As things stand, many white Britons who resent Meghan Markle's ascension to royalty while still being a woman of color have found their standard bearer in Thomas Markle—the abandoned white father who doesn't see any racism in media coverage that has referred to Meghan's "exotic DNA" and claimed that she is "(Almost) Straight Outta Compton." After all, as Markle put it, "I think England is even more liberal in some ways than the United States," therefore racism is impossible. Likewise, anyone looking for a reason to believe that an American actress must necessarily lack the refinement to be a proper member of the royal family can find all the evidence they need in the messy, greedy drama that her father deals in. Love him or hate him, critics will find a way to turn it against Meghan Markle. Why?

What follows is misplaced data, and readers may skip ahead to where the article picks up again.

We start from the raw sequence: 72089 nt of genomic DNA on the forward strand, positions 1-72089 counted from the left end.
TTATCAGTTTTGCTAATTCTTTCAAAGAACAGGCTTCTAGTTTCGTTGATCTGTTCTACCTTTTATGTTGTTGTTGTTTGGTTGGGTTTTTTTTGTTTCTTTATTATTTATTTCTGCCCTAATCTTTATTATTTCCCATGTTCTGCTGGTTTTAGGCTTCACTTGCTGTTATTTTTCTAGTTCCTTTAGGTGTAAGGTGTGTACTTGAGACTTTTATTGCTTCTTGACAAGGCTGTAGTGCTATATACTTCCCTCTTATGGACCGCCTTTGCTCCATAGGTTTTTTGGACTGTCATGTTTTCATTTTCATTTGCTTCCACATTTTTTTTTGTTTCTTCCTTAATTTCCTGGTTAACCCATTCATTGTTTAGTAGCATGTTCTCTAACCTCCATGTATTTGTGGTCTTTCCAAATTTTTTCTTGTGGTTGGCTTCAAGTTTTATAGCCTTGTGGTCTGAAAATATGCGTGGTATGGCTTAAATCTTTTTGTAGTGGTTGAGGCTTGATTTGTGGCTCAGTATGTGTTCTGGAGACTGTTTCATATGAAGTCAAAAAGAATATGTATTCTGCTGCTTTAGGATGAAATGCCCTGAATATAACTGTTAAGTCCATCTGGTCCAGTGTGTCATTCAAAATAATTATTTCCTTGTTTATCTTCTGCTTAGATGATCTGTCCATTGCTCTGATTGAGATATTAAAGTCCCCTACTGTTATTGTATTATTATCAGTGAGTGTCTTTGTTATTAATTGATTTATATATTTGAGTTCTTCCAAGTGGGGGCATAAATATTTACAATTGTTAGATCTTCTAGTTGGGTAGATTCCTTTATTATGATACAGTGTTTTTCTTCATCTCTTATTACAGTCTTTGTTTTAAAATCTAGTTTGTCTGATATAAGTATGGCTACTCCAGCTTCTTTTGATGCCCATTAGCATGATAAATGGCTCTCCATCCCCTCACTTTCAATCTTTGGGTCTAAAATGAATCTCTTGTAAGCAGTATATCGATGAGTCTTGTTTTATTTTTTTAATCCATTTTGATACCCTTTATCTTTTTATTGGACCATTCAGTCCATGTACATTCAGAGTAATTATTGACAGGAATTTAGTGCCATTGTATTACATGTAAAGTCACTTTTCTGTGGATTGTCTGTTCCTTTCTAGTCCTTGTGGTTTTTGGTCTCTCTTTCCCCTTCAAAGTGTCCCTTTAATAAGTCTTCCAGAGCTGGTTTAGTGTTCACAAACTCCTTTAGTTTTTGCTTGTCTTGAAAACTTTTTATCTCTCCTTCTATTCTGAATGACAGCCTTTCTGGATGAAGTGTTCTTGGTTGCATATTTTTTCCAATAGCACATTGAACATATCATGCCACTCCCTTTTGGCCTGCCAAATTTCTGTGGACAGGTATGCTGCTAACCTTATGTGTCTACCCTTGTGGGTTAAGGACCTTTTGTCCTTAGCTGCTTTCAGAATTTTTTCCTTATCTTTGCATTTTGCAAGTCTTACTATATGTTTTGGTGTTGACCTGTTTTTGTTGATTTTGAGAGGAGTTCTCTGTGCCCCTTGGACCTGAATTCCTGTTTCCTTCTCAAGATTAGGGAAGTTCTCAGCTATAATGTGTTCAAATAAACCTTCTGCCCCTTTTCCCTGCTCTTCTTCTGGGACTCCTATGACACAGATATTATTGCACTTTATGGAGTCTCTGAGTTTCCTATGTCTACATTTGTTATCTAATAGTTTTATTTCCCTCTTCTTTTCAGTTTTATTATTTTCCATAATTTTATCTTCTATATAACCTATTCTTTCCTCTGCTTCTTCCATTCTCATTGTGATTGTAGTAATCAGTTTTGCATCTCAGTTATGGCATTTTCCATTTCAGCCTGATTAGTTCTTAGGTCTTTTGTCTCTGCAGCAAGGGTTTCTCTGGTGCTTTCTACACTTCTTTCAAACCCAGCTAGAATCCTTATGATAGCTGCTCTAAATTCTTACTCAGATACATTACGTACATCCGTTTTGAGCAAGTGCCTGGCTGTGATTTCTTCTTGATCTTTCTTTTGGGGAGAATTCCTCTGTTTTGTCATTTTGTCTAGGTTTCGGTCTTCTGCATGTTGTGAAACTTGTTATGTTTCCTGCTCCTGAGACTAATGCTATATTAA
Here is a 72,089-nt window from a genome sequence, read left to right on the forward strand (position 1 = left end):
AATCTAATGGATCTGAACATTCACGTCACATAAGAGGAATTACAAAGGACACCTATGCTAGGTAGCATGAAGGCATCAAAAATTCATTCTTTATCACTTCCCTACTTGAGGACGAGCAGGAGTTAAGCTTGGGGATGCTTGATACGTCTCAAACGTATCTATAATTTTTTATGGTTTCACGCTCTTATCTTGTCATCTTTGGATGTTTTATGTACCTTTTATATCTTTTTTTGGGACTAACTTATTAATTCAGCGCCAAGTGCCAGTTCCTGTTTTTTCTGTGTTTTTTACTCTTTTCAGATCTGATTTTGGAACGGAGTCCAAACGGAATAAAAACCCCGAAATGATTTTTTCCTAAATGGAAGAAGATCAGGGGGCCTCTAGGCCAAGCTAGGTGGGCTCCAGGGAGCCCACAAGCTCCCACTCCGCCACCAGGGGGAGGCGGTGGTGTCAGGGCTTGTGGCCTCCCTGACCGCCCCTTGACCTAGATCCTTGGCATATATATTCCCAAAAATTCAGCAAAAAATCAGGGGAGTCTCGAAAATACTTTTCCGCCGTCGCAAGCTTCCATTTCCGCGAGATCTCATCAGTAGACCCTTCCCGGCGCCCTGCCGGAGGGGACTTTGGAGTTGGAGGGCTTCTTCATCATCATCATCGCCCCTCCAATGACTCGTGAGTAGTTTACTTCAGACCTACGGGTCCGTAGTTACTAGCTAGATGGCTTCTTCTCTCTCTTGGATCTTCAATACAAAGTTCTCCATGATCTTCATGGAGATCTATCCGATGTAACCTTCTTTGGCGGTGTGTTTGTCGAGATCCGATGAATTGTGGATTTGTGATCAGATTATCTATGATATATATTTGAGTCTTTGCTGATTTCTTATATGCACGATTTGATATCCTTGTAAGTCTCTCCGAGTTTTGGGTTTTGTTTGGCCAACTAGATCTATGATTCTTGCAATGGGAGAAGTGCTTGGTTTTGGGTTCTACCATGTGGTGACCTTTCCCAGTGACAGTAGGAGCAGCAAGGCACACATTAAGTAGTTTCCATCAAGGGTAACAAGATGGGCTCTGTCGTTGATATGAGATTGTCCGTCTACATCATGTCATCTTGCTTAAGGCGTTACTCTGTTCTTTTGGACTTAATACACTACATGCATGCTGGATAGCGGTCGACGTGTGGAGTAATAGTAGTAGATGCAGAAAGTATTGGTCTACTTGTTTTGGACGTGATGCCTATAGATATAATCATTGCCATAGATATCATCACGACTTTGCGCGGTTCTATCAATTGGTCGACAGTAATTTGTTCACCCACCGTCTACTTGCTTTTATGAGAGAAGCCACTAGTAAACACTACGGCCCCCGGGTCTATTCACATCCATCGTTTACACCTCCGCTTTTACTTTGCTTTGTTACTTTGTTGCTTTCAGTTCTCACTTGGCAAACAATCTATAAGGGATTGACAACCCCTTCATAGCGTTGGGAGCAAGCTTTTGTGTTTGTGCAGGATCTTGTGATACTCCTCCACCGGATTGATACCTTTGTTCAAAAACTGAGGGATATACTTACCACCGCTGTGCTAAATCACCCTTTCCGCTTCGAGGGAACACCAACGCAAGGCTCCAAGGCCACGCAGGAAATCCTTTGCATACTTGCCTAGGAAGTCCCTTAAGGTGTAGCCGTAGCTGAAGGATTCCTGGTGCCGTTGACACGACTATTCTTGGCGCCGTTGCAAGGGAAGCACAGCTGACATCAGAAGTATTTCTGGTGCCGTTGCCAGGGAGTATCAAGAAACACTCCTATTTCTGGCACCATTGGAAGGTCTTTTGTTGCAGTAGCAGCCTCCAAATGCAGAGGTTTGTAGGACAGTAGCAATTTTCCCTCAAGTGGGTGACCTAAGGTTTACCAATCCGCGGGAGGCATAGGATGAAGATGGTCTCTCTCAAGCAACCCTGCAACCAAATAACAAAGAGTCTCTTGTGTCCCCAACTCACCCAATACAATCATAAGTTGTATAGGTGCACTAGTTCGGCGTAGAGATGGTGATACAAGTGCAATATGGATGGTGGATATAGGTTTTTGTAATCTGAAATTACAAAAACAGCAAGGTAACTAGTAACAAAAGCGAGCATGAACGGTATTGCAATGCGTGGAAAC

By his own admission, Thomas and Meghan haven't been close since her college years. That was two decades ago. She hasn't spoken openly about how they grew distant, but she must have had her reasons. Nonetheless, she didn't fully cut him out of her life until he started inflicting media scandals on her already over-scrutinized family. She tried to be there for him in the limited way that she felt comfortable with, but he seemingly wasn't interested in anything less than as much as he wanted. If he won't be lavishly cared for by his daughter, then he'll see to it that he's lavishly cared for by the British press. They continue to pay him for his name and for the wild sense of self-importance that leads him to think that his opinions must be shared, and that he is in some way royalty himself: "I can use the British name as well now, because I'm tied in with that, and I have a grandson who's a royal."